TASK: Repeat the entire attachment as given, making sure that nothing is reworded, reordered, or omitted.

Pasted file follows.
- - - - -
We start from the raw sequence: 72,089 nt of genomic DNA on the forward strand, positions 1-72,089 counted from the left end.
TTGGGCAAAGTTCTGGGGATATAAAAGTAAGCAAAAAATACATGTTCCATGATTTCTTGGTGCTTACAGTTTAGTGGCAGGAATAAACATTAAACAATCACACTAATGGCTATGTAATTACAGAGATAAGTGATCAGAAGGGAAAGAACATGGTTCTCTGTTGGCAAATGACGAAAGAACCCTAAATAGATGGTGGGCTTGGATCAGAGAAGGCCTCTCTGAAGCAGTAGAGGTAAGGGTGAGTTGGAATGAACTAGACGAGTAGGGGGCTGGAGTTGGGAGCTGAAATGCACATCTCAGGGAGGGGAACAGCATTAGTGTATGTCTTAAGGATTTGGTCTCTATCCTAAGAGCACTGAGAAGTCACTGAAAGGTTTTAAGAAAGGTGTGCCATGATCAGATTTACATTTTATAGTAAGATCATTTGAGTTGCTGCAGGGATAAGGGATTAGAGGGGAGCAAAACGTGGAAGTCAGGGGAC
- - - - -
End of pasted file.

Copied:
We start from the raw sequence: 72,089 nt of genomic DNA on the forward strand, positions 1-72,089 counted from the left end.
TTGGGCAAAGTTCTGGGGATATAAAAGTAAGCAAAAAATACATGTTCCATGATTTCTTGGTGCTTACAGTTTAGTGGCAGGAATAAACATTAAACAATCACACTAATGGCTATGTAATTACAGAGATAAGTGATCAGAAGGGAAAGAACATGGTTCTCTGTTGGCAAATGACGAAAGAACCCTAAATAGATGGTGGGCTTGGATCAGAGAAGGCCTCTCTGAAGCAGTAGAGGTAAGGGTGAGTTGGAATGAACTAGACGAGTAGGGGGCTGGAGTTGGGAGCTGAAATGCACATCTCAGGGAGGGGAACAGCATTAGTGTATGTCTTAAGGATTTGGTCTCTATCCTAAGAGCACTGAGAAGTCACTGAAAGGTTTTAAGAAAGGTGTGCCATGATCAGATTTACATTTTATAGTAAGATCATTTGAGTTGCTGCAGGGATAAGGGATTAGAGGGGAGCAAAACGTGGAAGTCAGGGGAC